Summer and Fall 2020 Undergraduate Registration Dates

  • Week of Feb. 24th –Summer and fall 2020 courses viewable online and students are notified of their registration dates
  • March 23 – March 27 – Registration appointments for undergraduate students
  • March 30 – April 17 – Open registration for matriculated students
  • April 20-26 – Registration closed
  • April 27- May 15 – Summer open registration for matriculated students and non-matriculated students
  • May 22-June 4 – Registration closed
  • June 4 – 28 – Freshman registration on-campus during orientation and off-campus for August orientation students
  • August 3 – August 28 – Fall open registration
  • August 28th – Last day to add or drop a fall 2020 course

Having Trouble Registering for a Course?

There are a number of reasons Self Service may not let you register for a course.  Consider if any of the following issues apply:

  • The course may already be full – search to see if any other sections of the same course are still available.
  • Time conflict – make sure you’re not trying to register for a course that meets at the same time as any other course already on your schedule.
  • Prerequisite not met – some courses require a prerequisite (e.g., you cannot register for FR 102 if you have not had FR 101).  Some courses have other similar requirements (e.g., some are only available to students with junior or senior standing).  Check the course description, which should indicate all prerequisites and restrictions.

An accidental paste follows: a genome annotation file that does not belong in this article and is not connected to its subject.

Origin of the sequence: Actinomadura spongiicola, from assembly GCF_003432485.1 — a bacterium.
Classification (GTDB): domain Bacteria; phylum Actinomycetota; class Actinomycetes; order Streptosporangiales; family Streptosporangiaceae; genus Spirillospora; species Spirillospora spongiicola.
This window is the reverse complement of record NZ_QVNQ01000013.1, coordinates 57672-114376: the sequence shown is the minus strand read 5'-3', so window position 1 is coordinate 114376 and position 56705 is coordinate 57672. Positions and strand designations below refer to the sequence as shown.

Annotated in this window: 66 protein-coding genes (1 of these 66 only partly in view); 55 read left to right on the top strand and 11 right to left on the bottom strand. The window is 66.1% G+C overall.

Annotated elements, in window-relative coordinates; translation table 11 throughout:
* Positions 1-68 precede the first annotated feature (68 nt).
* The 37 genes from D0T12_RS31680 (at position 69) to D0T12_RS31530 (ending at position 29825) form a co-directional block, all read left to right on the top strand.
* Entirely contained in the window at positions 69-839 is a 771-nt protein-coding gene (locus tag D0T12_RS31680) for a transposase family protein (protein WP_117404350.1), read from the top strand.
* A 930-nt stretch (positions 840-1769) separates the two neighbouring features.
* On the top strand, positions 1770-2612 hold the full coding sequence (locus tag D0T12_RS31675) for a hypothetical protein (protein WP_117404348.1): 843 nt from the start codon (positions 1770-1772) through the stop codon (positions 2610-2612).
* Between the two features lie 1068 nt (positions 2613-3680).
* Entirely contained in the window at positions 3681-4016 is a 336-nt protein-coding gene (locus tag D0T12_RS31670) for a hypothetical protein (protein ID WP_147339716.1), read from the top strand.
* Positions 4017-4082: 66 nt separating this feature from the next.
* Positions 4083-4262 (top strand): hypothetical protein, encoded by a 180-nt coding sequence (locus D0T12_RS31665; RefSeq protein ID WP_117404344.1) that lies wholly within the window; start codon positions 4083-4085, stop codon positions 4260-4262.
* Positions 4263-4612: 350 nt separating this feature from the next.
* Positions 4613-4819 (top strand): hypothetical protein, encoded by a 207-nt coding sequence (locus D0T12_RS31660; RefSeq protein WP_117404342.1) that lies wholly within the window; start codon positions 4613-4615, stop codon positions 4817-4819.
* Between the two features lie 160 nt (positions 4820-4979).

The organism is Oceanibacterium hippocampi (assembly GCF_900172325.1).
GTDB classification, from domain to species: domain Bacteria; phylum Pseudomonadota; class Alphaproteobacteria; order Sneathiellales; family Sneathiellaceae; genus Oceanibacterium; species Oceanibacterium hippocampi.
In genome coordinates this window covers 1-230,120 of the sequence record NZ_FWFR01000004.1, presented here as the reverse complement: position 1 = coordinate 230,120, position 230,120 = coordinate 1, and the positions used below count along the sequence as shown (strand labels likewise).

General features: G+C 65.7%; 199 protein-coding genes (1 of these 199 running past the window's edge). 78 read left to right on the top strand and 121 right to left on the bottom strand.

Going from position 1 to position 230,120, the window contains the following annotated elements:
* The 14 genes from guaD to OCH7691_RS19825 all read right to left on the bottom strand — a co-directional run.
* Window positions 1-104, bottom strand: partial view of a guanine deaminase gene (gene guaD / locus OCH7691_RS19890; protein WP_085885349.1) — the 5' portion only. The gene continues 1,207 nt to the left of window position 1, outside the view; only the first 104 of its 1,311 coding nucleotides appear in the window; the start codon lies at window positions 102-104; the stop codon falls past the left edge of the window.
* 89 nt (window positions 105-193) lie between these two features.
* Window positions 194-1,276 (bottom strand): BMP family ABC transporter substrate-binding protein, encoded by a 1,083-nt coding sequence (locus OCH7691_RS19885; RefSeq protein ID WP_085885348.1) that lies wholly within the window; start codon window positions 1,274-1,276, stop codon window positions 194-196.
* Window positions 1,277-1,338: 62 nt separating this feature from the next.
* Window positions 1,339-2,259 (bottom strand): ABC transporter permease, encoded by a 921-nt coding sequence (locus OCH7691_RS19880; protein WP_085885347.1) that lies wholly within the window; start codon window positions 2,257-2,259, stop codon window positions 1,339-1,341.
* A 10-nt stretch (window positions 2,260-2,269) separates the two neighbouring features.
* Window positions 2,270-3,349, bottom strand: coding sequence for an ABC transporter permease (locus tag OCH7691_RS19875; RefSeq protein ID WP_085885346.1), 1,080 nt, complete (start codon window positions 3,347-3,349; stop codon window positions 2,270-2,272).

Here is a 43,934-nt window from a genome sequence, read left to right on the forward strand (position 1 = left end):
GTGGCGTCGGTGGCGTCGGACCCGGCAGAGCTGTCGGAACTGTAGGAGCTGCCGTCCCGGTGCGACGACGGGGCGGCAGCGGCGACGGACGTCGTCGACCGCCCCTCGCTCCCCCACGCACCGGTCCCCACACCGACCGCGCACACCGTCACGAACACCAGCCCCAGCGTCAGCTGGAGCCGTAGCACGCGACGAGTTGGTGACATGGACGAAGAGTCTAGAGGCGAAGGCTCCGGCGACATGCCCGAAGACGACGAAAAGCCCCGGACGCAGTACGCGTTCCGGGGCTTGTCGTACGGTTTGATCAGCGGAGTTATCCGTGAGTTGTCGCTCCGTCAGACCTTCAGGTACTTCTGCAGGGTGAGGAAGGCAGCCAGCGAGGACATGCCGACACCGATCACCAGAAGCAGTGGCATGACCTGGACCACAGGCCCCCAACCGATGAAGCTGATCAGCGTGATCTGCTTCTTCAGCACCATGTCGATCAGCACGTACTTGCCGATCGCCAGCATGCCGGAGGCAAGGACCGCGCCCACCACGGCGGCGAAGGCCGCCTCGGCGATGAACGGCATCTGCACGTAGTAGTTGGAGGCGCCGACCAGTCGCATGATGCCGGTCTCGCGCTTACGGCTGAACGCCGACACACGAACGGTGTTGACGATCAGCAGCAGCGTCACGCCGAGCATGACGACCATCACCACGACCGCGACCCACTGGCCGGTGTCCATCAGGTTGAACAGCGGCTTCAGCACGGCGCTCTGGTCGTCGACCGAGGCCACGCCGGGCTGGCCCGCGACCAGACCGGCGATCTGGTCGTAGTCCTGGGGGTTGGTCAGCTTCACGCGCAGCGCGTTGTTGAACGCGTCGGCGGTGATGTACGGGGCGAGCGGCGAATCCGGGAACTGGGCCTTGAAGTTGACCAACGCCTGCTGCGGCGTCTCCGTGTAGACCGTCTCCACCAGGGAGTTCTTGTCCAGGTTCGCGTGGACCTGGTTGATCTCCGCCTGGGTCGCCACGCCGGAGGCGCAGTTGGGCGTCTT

• Corequisite required – some courses, like lab sciences, require you to register for both the lecture and the lab simultaneously; the system won’t allow you to register for just one of them.
  • Placement exams not complete – some courses will be unavailable if you have not completed your 3 placement exams (math, English, and foreign language).
  • There is a hold on your account – holds may be placed on your account for a number of reasons, including not having paid a bill by the due date, not having submitted required medical records, and other issues.  If a hold has been placed on your account, you may not be able to register for any courses until you meet with the relevant office.